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    Movie magic bests mundane novels

    Photo via Flickr (SalTheColourGeek) under Creative Commons license

    Photo via Flickr (SalTheColourGeek) under Creative Commons license

    Photo via Flickr (SalTheColourGeek) under Creative Commons license

    Movie magic bests mundane novels

    The incredible and eery vastness of outer space. An elaborate, iconic dance number. A delicate ballad that would be remembered forever. Not only are these prized moments from some of the most celebrated films in history, they represent something crucial about the medium. It is film’s ability to bring thoughts to life, to show (not just tell of) emotion and meaning like never thought before.

    [F]ilm is more versatile and miles more expressive than fiction writing.”

    — A&E co-Editor Blythe Terry

    From sci-fi to horror to romance, every story feels more honest on film. There’s a connection and understanding that transcends that of text on a page. As a medium, film is more versatile and miles more expressive than fiction writing.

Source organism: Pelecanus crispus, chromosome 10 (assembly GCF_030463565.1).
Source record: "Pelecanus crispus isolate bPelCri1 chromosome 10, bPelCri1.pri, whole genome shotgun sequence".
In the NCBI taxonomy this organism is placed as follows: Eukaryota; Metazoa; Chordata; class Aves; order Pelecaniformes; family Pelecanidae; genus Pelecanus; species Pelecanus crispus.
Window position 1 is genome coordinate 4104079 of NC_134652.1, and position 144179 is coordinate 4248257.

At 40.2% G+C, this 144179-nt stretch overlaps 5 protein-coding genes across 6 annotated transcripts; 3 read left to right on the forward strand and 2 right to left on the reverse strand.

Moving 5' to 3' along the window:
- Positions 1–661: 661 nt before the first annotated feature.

Movies are able to access what seems like millions of possibilities. Masterpieces can be made on a tiny budget because the camera lends itself to creativity and experimentation. Whether it’s elaborate sets, innovative cinematography, breathtaking performances, or a director’s delicate touch, the variables are endless. In filmmaking, pioneering is the point. The aim isn’t just to tell a story, but to transform it into a vivid sensory experience.

    Conversely, film is also able to do more with less. Whereas in a book, words are needed to justify complex human emotion, in the movies, it’s as simple as a glance. There is no constant explanation needed. Oftentimes words can be cumbersome, inhibiting the message trying to be conveyed through tangents it’s far too easy to get lost in. Where feelings are concerned, simplicity is king.